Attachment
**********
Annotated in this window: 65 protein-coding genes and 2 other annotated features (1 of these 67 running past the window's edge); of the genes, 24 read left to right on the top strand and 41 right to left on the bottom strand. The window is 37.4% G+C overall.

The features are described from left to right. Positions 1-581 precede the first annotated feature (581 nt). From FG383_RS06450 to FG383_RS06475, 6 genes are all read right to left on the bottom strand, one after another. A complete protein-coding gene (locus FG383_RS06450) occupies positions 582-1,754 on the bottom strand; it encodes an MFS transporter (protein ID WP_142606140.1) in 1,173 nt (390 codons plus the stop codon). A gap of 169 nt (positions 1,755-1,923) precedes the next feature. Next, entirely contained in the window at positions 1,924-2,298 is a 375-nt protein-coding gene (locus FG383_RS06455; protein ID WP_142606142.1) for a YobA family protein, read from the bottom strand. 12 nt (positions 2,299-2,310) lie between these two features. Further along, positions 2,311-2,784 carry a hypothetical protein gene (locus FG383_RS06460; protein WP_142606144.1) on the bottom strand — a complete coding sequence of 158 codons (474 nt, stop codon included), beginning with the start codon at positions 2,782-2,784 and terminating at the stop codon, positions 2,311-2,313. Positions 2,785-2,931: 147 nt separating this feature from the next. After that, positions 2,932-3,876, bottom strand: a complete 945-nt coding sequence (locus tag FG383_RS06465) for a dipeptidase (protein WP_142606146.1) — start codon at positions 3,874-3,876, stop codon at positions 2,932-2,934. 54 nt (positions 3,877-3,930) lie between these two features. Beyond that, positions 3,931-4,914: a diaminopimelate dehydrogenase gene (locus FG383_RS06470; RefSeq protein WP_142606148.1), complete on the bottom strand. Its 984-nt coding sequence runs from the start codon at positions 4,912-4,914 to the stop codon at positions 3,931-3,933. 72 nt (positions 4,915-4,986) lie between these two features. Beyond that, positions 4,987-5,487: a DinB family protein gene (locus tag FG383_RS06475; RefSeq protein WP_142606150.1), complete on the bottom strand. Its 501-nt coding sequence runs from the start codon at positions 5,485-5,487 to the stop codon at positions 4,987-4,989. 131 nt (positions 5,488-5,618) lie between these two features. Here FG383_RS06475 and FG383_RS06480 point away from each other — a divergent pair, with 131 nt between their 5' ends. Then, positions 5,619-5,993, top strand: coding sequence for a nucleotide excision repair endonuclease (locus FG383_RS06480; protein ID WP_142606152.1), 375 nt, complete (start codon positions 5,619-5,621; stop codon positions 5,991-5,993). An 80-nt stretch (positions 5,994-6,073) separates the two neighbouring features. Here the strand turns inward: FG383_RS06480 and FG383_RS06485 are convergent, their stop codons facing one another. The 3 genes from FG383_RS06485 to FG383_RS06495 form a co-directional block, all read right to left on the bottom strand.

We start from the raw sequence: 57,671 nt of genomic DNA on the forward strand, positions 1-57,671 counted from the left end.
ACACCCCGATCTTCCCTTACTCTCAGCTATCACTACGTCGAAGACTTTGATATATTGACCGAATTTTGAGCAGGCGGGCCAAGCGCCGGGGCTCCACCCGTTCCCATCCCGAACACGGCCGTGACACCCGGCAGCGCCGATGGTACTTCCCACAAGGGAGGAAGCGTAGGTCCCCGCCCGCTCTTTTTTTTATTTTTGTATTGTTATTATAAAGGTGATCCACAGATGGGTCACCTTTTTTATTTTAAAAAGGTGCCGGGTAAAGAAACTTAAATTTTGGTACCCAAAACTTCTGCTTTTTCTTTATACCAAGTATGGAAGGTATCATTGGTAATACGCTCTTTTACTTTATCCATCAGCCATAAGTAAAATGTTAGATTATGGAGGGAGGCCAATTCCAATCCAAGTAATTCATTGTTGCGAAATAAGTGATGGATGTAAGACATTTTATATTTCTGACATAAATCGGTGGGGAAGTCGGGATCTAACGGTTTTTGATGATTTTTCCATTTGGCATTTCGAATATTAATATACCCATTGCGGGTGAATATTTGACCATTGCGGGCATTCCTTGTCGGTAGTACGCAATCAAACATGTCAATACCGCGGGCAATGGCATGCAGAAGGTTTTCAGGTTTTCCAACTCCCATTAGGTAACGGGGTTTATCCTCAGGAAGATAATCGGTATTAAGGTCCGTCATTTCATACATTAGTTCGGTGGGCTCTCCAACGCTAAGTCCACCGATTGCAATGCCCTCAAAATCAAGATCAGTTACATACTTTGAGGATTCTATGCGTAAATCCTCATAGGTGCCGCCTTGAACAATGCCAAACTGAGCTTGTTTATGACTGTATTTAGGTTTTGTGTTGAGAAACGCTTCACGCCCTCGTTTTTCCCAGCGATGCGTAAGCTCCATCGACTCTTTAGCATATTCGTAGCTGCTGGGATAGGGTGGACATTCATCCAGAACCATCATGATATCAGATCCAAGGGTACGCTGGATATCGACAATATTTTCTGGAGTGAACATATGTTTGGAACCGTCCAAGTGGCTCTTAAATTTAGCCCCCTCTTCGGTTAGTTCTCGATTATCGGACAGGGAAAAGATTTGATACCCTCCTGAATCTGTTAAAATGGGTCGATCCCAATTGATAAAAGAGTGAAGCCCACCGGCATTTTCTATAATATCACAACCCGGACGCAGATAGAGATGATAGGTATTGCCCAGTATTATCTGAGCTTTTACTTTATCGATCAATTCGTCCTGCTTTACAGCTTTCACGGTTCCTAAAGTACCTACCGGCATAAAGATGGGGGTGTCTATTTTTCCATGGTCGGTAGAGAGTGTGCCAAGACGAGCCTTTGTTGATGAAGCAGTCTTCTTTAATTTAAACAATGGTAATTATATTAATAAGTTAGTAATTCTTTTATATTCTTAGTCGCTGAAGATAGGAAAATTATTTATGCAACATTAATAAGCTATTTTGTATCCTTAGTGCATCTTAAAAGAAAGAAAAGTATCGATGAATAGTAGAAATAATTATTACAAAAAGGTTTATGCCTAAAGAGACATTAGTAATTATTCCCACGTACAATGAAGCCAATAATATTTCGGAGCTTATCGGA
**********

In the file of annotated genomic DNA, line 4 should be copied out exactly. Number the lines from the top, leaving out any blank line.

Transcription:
ACACCCCGATCTTCCCTTACTCTCAGCTATCACTACGTCGAAGACTTTGATATATTGACCGAATTTTGAGCAGGCGGGCCAAGCGCCGGGGCTCCACCCGTTCCCATCCCGAACACGGCCGTGACACCCGGCAGCGCCGATGGTACTTCCCACAAGGGAGGAAGCGTAGGTCCCCGCCCGCTCTTTTTTTTATTTTTGTATTGTTATTATAAAGGTGATCCACAGATGGGTCACCTTTTTTATTTTAAAAAGGTGCCGGGTAAAGAAACTTAAATTTTGGTACCCAAAACTTCTGCTTTTTCTTTATACCAAGTATGGAAGGTATCATTGGTAATACGCTCTTTTACTTTATCCATCAGCCATAAGTAAAATGTTAGATTATGGAGGGAGGCCAATTCCAATCCAAGTAATTCATTGTTGCGAAATAAGTGATGGATGTAAGACATTTTATATTTCTGACATAAATCGGTGGGGAAGTCGGGATCTAACGGTTTTTGATGATTTTTCCATTTGGCATTTCGAATATTAATATACCCATTGCGGGTGAATATTTGACCATTGCGGGCATTCCTTGTCGGTAGTACGCAATCAAACATGTCAATACCGCGGGCAATGGCATGCAGAAGGTTTTCAGGTTTTCCAACTCCCATTAGGTAACGGGGTTTATCCTCAGGAAGATAATCGGTATTAAGGTCCGTCATTTCATACATTAGTTCGGTGGGCTCTCCAACGCTAAGTCCACCGATTGCAATGCCCTCAAAATCAAGATCAGTTACATACTTTGAGGATTCTATGCGTAAATCCTCATAGGTGCCGCCTTGAACAATGCCAAACTGAGCTTGTTTATGACTGTATTTAGGTTTTGTGTTGAGAAACGCTTCACGCCCTCGTTTTTCCCAGCGATGCGTAAGCTCCATCGACTCTTTAGCATATTCGTAGCTGCTGGGATAGGGTGGACATTCATCCAGAACCATCATGATATCAGATCCAAGGGTACGCTGGATATCGACAATATTTTCTGGAGTGAACATATGTTTGGAACCGTCCAAGTGGCTCTTAAATTTAGCCCCCTCTTCGGTTAGTTCTCGATTATCGGACAGGGAAAAGATTTGATACCCTCCTGAATCTGTTAAAATGGGTCGATCCCAATTGATAAAAGAGTGAAGCCCACCGGCATTTTCTATAATATCACAACCCGGACGCAGATAGAGATGATAGGTATTGCCCAGTATTATCTGAGCTTTTACTTTATCGATCAATTCGTCCTGCTTTACAGCTTTCACGGTTCCTAAAGTACCTACCGGCATAAAGATGGGGGTGTCTATTTTTCCATGGTCGGTAGAGAGTGTGCCAAGACGAGCCTTTGTTGATGAAGCAGTCTTCTTTAATTTAAACAATGGTAATTATATTAATAAGTTAGTAATTCTTTTATATTCTTAGTCGCTGAAGATAGGAAAATTATTTATGCAACATTAATAAGCTATTTTGTATCCTTAGTGCATCTTAAAAGAAAGAAAAGTATCGATGAATAGTAGAAATAATTATTACAAAAAGGTTTATGCCTAAAGAGACATTAGTAATTATTCCCACGTACAATGAAGCCAATAATATTTCGGAGCTTATCGGA